The Word Is Gun. Rhymes With Fun.

terry wieland
In his imagination, Wieland is using an old E.M. Reilly double (originally a .577 Snider, now a 20-bore) to ward off bandits in the Khyber Pass — something the gun itself may well have done for real.

by Terry Wieland

The term “playing with guns” has rather fallen into disrepute of late, with politically correct parents insisting they would never allow their children to do such a thing, forbidding the presence of water pistols, and suggesting that young Tommy might want to pick up a doll instead. Young Tommy is generally aghast at this suggestion (although few six-year-olds use the word “aghast”).

At various times, as I’ve felt some sneaking guilt at my lifelong fascination with anything that goes bang, I’ve tried to trace this failing back to its earliest roots. The farthest I can go — in fact, my earliest memory of any kind — is at the age of four when my family was struck by misfortune. My infant brother died in his crib, and as I was packed off with my sister to the home of some friends, to spend the day and night, I insisted on taking my trusty spacegun. Long before American Express, I would not leave home without it.

I mention this by way of establishing my credentials as a geriatric truant. A succession of ex-wives has accused me of never growing up; they all meant it as an insult, but I always took it as a compliment. Therein, perhaps, lies the root of the problem. I never saw Peter Pan as a morality play, but always as a worthy objective towards which to strive. Who, I ask you, in his right mind, would want to grow up?

But back to guns, and the fun to be had therewith. The aforementioned plastic space gun had a whirring internal thing, powered by a clockwork spring, and when you pulled the trigger, it whizzed around once and ended with a loud crack!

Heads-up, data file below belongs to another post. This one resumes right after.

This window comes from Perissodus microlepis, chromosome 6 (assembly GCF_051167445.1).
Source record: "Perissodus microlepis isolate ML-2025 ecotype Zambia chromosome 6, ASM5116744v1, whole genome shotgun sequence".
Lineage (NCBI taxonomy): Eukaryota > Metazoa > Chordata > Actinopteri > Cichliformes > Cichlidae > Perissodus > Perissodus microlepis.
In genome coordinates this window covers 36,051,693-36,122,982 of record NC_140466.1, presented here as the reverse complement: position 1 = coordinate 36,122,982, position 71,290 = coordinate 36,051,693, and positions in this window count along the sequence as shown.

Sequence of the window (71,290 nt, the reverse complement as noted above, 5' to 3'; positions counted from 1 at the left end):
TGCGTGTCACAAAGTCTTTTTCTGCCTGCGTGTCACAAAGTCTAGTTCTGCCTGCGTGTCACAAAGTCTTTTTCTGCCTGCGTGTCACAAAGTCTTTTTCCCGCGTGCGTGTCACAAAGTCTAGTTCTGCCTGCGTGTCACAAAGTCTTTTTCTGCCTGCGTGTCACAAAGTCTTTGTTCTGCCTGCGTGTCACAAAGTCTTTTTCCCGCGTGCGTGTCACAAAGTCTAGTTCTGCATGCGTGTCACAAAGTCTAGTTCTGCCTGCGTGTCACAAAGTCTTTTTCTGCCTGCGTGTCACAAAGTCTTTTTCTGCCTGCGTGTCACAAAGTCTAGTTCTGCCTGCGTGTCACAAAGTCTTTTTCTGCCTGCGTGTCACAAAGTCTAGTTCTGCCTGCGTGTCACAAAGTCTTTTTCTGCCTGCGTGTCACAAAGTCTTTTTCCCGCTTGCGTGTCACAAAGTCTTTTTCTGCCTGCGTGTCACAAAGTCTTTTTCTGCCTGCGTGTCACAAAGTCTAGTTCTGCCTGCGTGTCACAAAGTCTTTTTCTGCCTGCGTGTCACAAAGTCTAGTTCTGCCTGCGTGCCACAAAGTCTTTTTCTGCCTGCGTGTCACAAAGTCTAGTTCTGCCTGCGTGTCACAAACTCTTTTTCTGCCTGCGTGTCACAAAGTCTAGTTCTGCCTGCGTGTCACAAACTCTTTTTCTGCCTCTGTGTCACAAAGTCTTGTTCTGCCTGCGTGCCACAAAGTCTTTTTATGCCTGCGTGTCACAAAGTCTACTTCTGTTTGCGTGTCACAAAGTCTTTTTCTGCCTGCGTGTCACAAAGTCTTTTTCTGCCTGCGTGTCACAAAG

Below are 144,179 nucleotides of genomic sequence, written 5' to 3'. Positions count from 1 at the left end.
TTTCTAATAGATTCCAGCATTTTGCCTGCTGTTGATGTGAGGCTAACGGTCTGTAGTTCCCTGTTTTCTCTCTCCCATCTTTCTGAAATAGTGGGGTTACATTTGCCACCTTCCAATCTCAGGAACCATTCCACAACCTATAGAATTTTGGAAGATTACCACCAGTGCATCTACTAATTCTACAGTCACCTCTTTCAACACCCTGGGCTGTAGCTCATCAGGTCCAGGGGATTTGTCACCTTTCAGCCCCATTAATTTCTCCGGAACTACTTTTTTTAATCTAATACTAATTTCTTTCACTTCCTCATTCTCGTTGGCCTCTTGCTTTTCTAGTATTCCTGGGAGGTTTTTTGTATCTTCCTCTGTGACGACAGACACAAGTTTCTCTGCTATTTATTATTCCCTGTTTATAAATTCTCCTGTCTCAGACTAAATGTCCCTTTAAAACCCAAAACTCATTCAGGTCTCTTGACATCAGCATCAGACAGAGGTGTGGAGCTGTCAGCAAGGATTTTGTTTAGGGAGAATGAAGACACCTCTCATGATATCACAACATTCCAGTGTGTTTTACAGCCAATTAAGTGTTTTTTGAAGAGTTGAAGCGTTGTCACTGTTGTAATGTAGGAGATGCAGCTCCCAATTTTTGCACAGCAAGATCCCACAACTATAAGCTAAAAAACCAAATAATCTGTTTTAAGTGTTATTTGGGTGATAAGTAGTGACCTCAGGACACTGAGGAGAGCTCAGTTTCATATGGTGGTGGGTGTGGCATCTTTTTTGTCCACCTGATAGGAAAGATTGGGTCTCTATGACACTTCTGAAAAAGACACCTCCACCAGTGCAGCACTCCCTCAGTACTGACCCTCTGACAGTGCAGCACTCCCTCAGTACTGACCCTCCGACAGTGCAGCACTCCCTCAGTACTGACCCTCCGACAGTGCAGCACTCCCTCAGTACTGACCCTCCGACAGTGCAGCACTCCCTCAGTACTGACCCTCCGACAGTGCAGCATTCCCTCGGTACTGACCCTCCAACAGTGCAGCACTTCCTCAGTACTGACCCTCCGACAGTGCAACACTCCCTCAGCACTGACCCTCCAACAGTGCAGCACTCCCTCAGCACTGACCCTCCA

At the age of four, this was sufficient, but it was soon followed by two water pistols (one in the form of a red plastic Luger, the other a blue plastic Colt Detective’s Special) and then a succession of cap guns named after cowboy heroes like Red Ryder and Hopalong Cassidy. 

By the time I was finally entrusted with a Daisy Red Ryder BB gun, at the age of nine, (old and battered, and formerly owned by my elder cousin, who had simultaneously discovered girls and golf) I was ready to actually propel missiles downrange, with the intention (but rarely the result) of dispatching a squirrel, sparrow, or — my ultimate BB-gun goal — a ruffed grouse.

As you can see, by the time my age was measured in double digits, I was a hardened gunman. My sister, mentioned above, had some dolls, but I never felt the slightest inclination to pick one up. Conversely, she never touched any of my guns — water, cap, BB, or otherwise — and as far as I know, has never picked up a gun in her life. Our DNA should be identical, and we certainly share some negative traits, but that difference in our preferences was marked.

I should add that imagination played a big part in my life with guns. Even at the age of four, I knew the Luger water pistol was unsuitable if I wanted to be Davy Crockett on the ramparts of the Alamo, but a broken hockey stick could quite readily be converted, in make-believe, into a Kentucky long rifle. Al Capone was heading into town? That child-sized baseball bat made an admirable submachine gun, while the full-sized bat could fill in for a fifty-cal if the locale changed to Normandy in ’44.

When I was 13, we’d moved to the country, where the neighboring farms were alive with woodchucks, and I was entrusted with a single-shot .22. I never looked back from there. Although the ammunition was real and the woodchucks occasionally very dead, imagination did not entirely depart the scene. 

At various times, sitting on a hillside glassing for “chucks,” I became Jack O’Connor hunting Stone’s sheep out of Telegraph Creek, or, later, Robert Ruark pursuing Cape buffalo in the Rift Valley. Later, when I made it to the Laurier Pass, and to the Rift Valley for real, it felt like I was coming home — which, in a way, I was.

Guns played a big part in it, but so did imagination. Some of my contemporaries imagined they would one day be hockey stars in the NHL (and at least two of them made it) while I was imagining I would hunt in Darkest Africa, and later did.

The kids who never did much of anything, who led lives of quiet desperation, and eventually faded from sight were those who never learned — or perhaps were never allowed — to imagine anything different.


Our shooting editor still uses the term “playing with guns” when asked his occupation on official documents. It always raises a few eyebrows.